“Why haven't you, then?”
Fulltrot sighed. “Because if I do anything to distract myself from the task of constantly delivering those enchanted crystals, then the invading creatures would double in number and even more citizens of Windthrow would perish. I am—for lack of a better term—at the end of my leash.”
“Couldn't you—I dunno—make a plea to either Hushtail or Sladesteed?”
“Perhaps by now you have gotten a proper picture of my predicament, Equestrian,” Fulltrot said as he paced along the length of the wall. “I have worked all my life to ensure the safety of this village. Now, in these latest and most grave years, I feel like I can do next to nothing. Any chance of progress whatsoever is stilted by this village's grandfather, as well as his constant conflict with the aspirations of his son. If either one of them was to stop arguing and be reasonable, I have no doubt that some progress would be made.”
“Sounds like a real nasty situation you're all in,” Rainbow Dash grunted. “If you don't mind my saying.”
“I don't mind what you have to say or do at all, outsider,” Fulltrot said. “If nothing else, your presence bodes well for this town. There has been so much nonsense and confusion and hopelessness, I think what my fellow villagers need best is pegasus willpower from the outside. I can see it already, but your being here is making things happen. Hushtail is more awake and lucid than ever. And as for Sladesteed... I think he might become aware of the notches in his stubbornness. All of this, of course, is saying nothing of your incredible resolve, bravery, and penchant for saving my fellow ponies from peril.”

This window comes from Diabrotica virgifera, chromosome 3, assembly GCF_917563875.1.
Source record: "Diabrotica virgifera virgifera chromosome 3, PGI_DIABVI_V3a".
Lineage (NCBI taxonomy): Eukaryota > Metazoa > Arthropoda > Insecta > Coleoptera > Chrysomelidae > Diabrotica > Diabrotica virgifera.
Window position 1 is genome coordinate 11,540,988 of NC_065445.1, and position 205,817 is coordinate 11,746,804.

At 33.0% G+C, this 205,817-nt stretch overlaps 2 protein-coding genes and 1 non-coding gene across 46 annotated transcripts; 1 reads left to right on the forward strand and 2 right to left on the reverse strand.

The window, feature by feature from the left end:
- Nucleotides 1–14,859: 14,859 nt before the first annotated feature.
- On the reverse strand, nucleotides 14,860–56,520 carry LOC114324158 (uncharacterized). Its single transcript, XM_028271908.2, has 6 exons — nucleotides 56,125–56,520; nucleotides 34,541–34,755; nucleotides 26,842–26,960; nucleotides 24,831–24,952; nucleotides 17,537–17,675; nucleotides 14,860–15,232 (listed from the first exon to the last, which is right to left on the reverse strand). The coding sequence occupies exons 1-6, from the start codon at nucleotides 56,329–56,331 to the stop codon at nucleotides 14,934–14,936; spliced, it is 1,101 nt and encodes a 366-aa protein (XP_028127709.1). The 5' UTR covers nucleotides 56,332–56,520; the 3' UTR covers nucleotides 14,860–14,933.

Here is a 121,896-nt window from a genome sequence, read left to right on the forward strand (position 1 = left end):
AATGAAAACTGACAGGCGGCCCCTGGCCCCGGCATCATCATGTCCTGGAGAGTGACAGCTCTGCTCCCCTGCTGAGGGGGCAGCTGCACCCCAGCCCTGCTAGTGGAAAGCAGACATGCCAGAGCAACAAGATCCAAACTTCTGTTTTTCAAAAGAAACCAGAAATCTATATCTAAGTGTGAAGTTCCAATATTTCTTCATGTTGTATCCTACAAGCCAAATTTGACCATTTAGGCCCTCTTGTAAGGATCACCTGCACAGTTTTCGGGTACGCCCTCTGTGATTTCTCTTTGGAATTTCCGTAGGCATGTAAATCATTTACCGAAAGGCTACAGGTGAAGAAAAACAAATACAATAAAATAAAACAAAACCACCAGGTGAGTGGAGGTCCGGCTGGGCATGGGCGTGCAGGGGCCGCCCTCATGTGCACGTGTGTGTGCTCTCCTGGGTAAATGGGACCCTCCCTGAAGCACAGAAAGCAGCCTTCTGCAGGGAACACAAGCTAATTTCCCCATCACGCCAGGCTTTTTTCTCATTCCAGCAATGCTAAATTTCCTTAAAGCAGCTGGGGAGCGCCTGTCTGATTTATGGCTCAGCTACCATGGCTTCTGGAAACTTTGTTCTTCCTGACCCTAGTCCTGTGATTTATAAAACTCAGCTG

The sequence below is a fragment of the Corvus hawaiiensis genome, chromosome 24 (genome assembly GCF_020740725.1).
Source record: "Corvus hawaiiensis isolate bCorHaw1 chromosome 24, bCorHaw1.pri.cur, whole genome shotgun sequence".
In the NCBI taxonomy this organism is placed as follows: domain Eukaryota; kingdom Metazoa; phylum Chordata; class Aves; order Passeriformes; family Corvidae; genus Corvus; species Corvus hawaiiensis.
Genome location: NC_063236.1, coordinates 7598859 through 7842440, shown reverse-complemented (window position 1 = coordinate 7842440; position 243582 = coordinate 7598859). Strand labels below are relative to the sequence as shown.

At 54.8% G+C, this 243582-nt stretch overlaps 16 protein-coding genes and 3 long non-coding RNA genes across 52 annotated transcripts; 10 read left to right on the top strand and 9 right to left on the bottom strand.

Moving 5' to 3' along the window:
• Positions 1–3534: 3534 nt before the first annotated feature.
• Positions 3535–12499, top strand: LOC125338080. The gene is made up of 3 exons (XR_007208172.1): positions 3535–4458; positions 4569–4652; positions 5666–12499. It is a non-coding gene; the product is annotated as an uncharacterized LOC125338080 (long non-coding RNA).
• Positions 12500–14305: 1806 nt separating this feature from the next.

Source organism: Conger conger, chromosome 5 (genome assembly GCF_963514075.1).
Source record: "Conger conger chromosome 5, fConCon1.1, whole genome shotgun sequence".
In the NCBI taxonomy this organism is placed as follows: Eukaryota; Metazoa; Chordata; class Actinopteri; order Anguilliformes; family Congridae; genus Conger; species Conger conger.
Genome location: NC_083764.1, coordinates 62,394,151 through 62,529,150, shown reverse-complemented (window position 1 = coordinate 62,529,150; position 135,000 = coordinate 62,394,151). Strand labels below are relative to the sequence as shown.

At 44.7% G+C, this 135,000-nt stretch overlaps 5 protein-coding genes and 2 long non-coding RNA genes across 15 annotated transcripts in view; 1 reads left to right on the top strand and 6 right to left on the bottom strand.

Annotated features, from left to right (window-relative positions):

“Look, Fulltrot... sir...” Rainbow Dash sighed and gazed at the floor. “I didn't come here to do anything special. I was just passing through—”
Fulltrot chuckled. “And since when did 'just passing through' constitute for making a trip deep into the heart of a mountain that you could very easily have flown past?”
“I mean it!” Rainbow Dash frowned. “I shouldn't even be stopping here! The business of Windthrow is—like—none of mine!”
“You mean to say that you don't care at all about any single one of us?”
“Why should I?” Rainbow Dash made to march completely out of the chamber. “I know where my loyalties lie—!”
“It was simply her, wasn't it?”
Rainbow Dash stopped in her tracks with a scuffle of hooves. She turned around and squinted at him. “What are you talking about?” She broke into a nervous chuckle. “I haven't met any mares since I got here!”
The elder pony merely stared at her.
Rainbow Dash blinked. She winced and felt her ears drooping. “How... How long have you known—?”